“An alcoholic spends his life committing suicide on the installment plan.”
Keep It Simple, Hazelton Mediations
I can relate to this quote. I remember thinking, when I first used the needle I wanted to die. I was just too afraid to push the blade down into my wrist. I knew, deep down inside, that in entering a plea agreement with heroin and the needle, my eventual sentence would be death.
But, life has a funny way of working out for us sometimes. And in the end, my sentence became death or recovery. I chose recovery.
A life of addiction has many tiny deaths involved. Our support systems die, as our friends and family become fed up with our irresponsible actions. Our bodies are also dying, as we poison them daily with drugs and dangerous situations. Our minds suffer a death, too, as we numb them from both pain and thought. Finally, our hopes and dreams also suffer through a death, as we push them aside for our addictions.
I know that I lost a lot of my support system through my addiction. So often, I held my family members at a distance. I did not want to listen to what they had to say about my drug use, so it was better just not to argue about things I was not ready to change. Or things I could not change. It took me several years to gain the tools to actually change my life. I lost many of my old friends, as I drifted away from them in pursuit of my addiction. I put my addiction before everything I cared about, and that meant the death of many relationships in my life.
In my recovery, I work hard to rebuild those relationships. Some relationships are salvageable, and others are not. Over time, I have earned back the trust of my family. As I have begun to speak out about addiction, many of my old friends who once lost respect for me have come to find that respect once more. Their respect is in a much different light these days, but it is respect, nonetheless. Through my recovery, I have also added new members to my support system. We can always find support in the shared experience of addiction. Our friends also in recovery can become the strongest branch of support.
The state of my body was in disarray when I finally quit using. I remember looking down at my arms one day, as I sat in the bathroom, shivering and quaking from the pains of withdrawal. My hair hung limp and damp, covering my face while the yellow light above me shone onto the bruises that covered my arms. My body hurt from both lack of heroin, and the hangover from shooting cocaine most of the night. Looking down at my arms, I was appalled at the bruises and blood drops screaming with me, alone with my pain.
I was hospitalized several times for endocarditis. Endocarditis is a disease of the heart, where using IV drugs have caused an infection on one of the valves. Each time, the hospitalization was merely a scare. But, it did not steer me away from using the needle for very long.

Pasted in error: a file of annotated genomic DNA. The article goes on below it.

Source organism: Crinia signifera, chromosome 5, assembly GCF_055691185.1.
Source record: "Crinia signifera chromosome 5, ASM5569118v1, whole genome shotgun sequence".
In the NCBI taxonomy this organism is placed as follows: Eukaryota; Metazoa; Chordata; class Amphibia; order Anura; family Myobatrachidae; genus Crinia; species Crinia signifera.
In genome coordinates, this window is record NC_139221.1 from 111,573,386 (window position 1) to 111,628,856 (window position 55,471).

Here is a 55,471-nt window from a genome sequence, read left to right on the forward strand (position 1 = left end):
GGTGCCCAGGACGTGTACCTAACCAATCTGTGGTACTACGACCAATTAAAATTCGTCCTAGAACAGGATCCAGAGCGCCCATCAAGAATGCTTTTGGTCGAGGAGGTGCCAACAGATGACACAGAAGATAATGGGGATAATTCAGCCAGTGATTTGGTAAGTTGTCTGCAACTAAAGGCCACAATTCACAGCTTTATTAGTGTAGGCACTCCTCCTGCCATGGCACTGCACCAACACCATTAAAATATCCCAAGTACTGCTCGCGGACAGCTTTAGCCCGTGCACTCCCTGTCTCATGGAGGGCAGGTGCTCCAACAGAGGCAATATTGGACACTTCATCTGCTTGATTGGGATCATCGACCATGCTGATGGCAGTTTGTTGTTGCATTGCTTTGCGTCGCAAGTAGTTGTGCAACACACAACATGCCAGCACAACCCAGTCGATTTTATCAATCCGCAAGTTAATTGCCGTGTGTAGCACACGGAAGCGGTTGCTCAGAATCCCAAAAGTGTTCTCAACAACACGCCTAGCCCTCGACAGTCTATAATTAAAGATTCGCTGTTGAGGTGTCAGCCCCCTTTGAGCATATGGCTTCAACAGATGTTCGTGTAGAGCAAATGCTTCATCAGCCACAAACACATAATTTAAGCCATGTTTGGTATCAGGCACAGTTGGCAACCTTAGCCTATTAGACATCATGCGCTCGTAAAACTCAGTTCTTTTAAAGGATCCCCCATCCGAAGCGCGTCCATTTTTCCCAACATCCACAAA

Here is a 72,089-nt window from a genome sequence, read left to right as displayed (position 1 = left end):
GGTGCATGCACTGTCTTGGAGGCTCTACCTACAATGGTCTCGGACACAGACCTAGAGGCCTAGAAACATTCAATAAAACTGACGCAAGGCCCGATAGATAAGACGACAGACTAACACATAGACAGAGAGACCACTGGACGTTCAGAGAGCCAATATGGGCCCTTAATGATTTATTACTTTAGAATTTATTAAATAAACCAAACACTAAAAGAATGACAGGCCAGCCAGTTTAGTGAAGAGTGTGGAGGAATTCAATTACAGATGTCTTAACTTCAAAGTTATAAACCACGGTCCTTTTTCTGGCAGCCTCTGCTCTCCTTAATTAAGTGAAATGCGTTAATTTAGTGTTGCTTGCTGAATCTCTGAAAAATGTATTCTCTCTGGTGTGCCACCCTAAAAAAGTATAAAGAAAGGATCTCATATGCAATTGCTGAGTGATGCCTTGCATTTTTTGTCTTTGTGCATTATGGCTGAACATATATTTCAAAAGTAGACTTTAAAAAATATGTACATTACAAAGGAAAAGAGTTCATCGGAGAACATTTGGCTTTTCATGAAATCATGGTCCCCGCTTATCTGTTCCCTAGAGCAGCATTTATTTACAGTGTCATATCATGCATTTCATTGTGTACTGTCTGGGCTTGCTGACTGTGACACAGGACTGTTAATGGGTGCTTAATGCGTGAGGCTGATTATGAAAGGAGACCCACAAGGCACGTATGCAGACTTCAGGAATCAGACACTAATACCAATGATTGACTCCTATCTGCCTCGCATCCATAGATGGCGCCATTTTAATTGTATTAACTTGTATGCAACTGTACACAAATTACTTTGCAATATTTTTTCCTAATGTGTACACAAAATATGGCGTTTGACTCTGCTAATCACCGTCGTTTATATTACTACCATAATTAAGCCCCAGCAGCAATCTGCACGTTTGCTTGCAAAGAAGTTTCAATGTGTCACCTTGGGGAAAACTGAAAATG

With heroin and IV injection, the deterioration of the body becomes obvious. We are covered in bruises, and each morning we wake up puking our guts out. All addiction takes a toll on the body. It cannot stay healthy with the constant invasion of foreign substance. The alcoholic’s liver begins to work harder, and the smoker’s lungs begin to wheeze. The crack addict’s lips are burned, and the cocaine addict suffers from frequent nosebleeds. Taking too many pills can cause problems with the addict’s stomach. Our bodies are slowly dying under the pressure of our active addictions.
As my addiction took over my life, my mind slowly began to bend in acceptance of my new rules. As my addiction progressed, I had episodes of depression, anxiety, anger, and sometimes even pure madness. I numbed my mind, getting high all day, every day. And my mind began to suffer its own death, as it was left to gather dust on the shelf.
I pushed everything aside for my addiction, leaving my hopes and dreams for a later day. I carried a tattered notebook with me, but more often than not it sat blank and unused. I made money for drugs working in a strip club, and all my dreams of writing and traveling the world had long since left me. My life revolved around getting my daily fix, and then getting high all day to maintain. There were no more hopes and dreams that had not become just as fuzzy as all the scenery around me. And most of my hopes those days centered on my hope to get high. Really high.
I may have realized at some points that my life around me was crumbling, and everything I knew left in a tragic wasteland of death. But, I did not care. I knew when I started using the needle that some piece of me wanted to die, but I was just afraid to push the blade down into my wrist.
And thankfully, I never gained the courage to pull that trigger. Because if I had, I would not be here, alive and healthy, in recovery…sharing my experiences with others. It took a storm of epic proportions and the loss of so many things dear in my life to lead me to recovery. But once I embraced recovery, I was eventually able to embrace myself once more. Slowly, all the pieces that died have begun to sprout again. Some limbs grow stronger through tragedy, and others just grow in a different direction. But, most importantly…the dead begins to live again, and we do get our lives back.